One of the Government’s most senior Lib Dem ministers will today attack critics of wind farms, calling them “short-termists, arm-chair engineers, curmudgeons and faultfinders”.
Chris Huhne, the Energy Secretary, is planning to deploy an extraordinary range of insults to describe people who find fault with wind, solar, tidal and wave energy.
The minister’s hardline support for renewable energy is understood to have antagonised senior Conservatives, including Chancellor George Osborne.
Mr Osborne has previously expressed concern about green initiatives that are “piling costs on the energy bills of households and companies”.
“We’re not going to save the planet by putting our country out of business,” he said in his speech at the Conservative party conference.
In what appears to be a remark aimed at the Treasury, Mr Huhne will today echo these words, saying: “We are not going to save our economy by turning our back on renewable energy.”
“At a time when closures and cuts dominate the news cycle, next-generation industries are providing jobs and sinking capital into Britain,” he will say. “I want to take aim at the curmudgeons and faultfinders who hold forth on the impossibility of renewables. The climate sceptics and armchair engineers who are selling Britain’s ingenuity short.”
Mr Huhne and several other senior Lib Dems will make speeches today, while Prime Minister David Cameron was supposed to be abroad for talks on the eurozone crisis – until the meeting was postponed last night.
The Energy Secretary will argue that the renewable energy industries have created 9,000 UK jobs and attracted almost £2 billion of investment.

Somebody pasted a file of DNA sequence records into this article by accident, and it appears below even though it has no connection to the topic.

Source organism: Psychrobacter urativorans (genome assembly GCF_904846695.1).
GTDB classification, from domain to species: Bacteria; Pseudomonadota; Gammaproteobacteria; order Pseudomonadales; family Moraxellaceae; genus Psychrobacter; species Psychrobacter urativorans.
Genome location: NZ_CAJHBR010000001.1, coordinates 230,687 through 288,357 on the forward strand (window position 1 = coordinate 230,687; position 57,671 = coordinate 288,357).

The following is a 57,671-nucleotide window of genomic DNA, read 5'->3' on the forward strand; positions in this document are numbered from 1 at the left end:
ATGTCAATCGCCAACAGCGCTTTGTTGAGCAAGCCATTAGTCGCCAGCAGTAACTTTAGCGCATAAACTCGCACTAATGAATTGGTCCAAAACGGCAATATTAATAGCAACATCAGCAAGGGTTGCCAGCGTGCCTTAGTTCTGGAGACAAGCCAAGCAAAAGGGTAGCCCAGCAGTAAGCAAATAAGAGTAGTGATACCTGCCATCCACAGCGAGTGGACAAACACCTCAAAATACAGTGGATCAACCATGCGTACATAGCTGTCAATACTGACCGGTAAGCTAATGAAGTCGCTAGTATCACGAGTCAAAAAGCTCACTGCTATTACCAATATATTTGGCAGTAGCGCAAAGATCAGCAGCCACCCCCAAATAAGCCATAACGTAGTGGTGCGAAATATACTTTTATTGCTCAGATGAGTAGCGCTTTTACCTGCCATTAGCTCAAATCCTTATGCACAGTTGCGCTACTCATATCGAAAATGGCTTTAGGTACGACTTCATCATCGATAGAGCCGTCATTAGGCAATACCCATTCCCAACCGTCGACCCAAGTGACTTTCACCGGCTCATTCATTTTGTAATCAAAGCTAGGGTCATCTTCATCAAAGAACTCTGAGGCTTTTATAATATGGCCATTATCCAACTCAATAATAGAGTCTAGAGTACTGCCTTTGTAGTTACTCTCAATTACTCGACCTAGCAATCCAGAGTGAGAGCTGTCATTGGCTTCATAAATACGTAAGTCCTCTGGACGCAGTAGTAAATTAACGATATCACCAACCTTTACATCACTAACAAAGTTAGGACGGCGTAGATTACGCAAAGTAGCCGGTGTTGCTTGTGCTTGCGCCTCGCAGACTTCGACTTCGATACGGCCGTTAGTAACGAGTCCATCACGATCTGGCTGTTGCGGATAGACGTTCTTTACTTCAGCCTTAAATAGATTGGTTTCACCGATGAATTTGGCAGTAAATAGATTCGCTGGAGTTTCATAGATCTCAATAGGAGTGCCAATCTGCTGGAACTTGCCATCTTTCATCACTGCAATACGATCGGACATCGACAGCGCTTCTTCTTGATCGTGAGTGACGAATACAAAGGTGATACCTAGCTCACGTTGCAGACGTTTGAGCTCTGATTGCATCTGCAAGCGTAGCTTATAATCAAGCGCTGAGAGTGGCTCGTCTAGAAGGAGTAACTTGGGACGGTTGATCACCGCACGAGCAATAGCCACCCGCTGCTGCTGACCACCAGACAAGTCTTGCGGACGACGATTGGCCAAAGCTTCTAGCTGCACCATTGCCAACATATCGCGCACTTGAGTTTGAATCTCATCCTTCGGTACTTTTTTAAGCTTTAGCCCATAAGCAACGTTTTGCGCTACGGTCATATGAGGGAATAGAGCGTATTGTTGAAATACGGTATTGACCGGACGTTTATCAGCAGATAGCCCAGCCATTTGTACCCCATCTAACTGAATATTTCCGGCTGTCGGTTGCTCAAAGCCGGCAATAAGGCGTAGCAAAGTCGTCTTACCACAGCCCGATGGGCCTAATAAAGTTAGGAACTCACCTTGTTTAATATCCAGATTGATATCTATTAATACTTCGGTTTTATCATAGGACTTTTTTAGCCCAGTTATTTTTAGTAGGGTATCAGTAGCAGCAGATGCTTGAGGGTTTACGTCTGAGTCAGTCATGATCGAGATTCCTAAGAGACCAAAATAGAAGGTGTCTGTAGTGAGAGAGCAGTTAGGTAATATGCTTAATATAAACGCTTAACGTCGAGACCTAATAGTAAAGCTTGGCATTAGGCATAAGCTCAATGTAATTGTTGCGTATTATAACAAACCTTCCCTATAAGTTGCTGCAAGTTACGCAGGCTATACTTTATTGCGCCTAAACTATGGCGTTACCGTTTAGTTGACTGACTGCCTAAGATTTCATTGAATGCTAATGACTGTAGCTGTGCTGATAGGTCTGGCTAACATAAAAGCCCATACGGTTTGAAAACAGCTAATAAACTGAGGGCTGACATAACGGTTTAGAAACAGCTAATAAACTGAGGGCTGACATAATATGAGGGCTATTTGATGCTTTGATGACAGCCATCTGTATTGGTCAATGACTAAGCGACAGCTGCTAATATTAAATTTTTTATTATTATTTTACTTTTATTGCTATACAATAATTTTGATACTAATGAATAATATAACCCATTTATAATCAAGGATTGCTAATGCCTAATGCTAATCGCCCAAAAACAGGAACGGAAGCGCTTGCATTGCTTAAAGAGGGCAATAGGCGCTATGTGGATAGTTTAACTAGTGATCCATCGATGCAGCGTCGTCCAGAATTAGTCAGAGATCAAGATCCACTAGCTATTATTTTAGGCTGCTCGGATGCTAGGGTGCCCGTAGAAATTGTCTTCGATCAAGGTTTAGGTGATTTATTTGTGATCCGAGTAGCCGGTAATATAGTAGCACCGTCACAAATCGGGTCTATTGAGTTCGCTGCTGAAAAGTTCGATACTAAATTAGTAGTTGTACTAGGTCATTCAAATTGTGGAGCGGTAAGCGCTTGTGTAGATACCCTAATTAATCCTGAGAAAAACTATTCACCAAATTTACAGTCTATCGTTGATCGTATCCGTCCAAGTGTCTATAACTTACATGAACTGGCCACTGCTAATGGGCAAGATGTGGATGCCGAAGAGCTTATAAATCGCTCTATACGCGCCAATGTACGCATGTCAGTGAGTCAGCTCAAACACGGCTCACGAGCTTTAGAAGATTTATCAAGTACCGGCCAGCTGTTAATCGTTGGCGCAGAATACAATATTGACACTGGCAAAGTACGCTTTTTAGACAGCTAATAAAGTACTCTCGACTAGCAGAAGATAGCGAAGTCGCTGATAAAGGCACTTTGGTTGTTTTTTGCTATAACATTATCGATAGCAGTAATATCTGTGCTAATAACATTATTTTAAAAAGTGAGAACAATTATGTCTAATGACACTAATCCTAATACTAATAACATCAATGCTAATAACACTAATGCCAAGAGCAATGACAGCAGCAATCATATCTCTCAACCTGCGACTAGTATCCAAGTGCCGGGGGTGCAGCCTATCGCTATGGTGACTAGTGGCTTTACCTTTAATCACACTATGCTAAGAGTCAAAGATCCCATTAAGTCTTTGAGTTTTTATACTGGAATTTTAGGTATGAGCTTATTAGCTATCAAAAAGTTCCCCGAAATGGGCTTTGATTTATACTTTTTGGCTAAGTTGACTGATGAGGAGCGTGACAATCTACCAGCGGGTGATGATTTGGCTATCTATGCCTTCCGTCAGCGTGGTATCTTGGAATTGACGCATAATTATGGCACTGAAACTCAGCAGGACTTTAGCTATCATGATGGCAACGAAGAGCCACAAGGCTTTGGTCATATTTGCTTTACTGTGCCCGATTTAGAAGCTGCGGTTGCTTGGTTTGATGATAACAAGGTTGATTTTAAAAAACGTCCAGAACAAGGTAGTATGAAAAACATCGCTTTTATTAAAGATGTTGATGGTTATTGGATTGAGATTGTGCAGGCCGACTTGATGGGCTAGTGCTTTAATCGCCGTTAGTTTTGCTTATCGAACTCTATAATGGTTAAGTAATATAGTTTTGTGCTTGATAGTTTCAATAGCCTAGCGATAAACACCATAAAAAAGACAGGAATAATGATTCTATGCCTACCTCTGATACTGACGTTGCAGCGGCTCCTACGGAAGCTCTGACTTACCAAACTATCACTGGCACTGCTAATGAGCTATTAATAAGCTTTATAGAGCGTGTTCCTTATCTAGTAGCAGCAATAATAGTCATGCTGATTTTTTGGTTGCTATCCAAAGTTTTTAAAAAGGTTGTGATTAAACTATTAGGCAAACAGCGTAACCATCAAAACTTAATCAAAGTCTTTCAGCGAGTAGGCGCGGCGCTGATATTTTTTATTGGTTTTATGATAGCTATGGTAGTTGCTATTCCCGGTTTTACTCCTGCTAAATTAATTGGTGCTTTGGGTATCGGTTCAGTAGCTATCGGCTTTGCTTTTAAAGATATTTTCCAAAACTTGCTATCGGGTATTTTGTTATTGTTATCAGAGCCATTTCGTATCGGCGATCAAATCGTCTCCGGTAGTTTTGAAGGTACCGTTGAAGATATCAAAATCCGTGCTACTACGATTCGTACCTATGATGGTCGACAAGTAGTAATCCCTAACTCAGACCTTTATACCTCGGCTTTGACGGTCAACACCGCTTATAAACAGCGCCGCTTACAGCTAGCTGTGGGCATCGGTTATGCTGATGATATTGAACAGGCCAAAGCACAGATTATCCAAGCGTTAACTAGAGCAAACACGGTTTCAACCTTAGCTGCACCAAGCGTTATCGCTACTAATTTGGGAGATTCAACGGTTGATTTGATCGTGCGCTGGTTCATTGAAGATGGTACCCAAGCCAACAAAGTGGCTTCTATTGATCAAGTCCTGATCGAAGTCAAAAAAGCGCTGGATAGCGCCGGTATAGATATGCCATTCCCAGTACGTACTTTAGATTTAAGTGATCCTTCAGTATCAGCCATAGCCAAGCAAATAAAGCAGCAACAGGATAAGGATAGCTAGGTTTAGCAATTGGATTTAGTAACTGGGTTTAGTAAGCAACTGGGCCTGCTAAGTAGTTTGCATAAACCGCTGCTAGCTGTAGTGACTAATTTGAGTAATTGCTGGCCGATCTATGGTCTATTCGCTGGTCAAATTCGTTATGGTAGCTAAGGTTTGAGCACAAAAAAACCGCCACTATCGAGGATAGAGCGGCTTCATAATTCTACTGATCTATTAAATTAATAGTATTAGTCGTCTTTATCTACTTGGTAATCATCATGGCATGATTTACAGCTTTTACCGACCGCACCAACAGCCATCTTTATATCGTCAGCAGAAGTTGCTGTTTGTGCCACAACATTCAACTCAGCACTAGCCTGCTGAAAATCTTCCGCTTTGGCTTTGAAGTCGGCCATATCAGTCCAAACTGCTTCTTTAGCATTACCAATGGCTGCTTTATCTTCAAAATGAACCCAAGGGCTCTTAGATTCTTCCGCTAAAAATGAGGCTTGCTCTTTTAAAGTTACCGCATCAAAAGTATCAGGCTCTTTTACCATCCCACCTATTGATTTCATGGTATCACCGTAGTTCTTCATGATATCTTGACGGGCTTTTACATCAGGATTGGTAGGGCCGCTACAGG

However, critics said Mr Huhne should not be vilifying everyone who disagrees with his policies on renewable energy.
Simon Less, head of energy at the Policy Exchange think-tank, said: “Chris Huhne’s words are unhelpful and deeply worrying. Conflating those who want to see cost-effective carbon emissions reduction with climate science deniers, is insulting. To be greener, we must be cheaper.”
Mr Less is among the experts who are committed to tackling climate change, but believe expensive offshore wind farms are not the most cost effective way of reducing carbon dioxide emissions.
“What cannot be defended is wasting tens of billions of pounds on excessive short-term deployment of hugely expensive technologies, such as offshore wind,” he said. “This damages decarbonisation. Chris Huhne’s figures suggest £100,000 to £200,000 of subsidies per renewables job. That’s money taken away from other potential growth sectors.”
Dr Matthew Brown, head of energy for the CBI, Britain’s business group, was more supportive, saying that Mr Huhne was “right to highlight the economic opportunity for the UK”. However, he also said businesses need “certainty in both policy and language” if they are going to choose Britain as a place to build wind farms and other renewables.
The Treasury and the Department for Energy and Climate Change have clashed several times during the course of the coalition over the cost of subsidies for green power.
But Mr Huhne won a victory last week by securing continued subsidies for wind power, solar and biomass, plus extra financial support for tidal energy.
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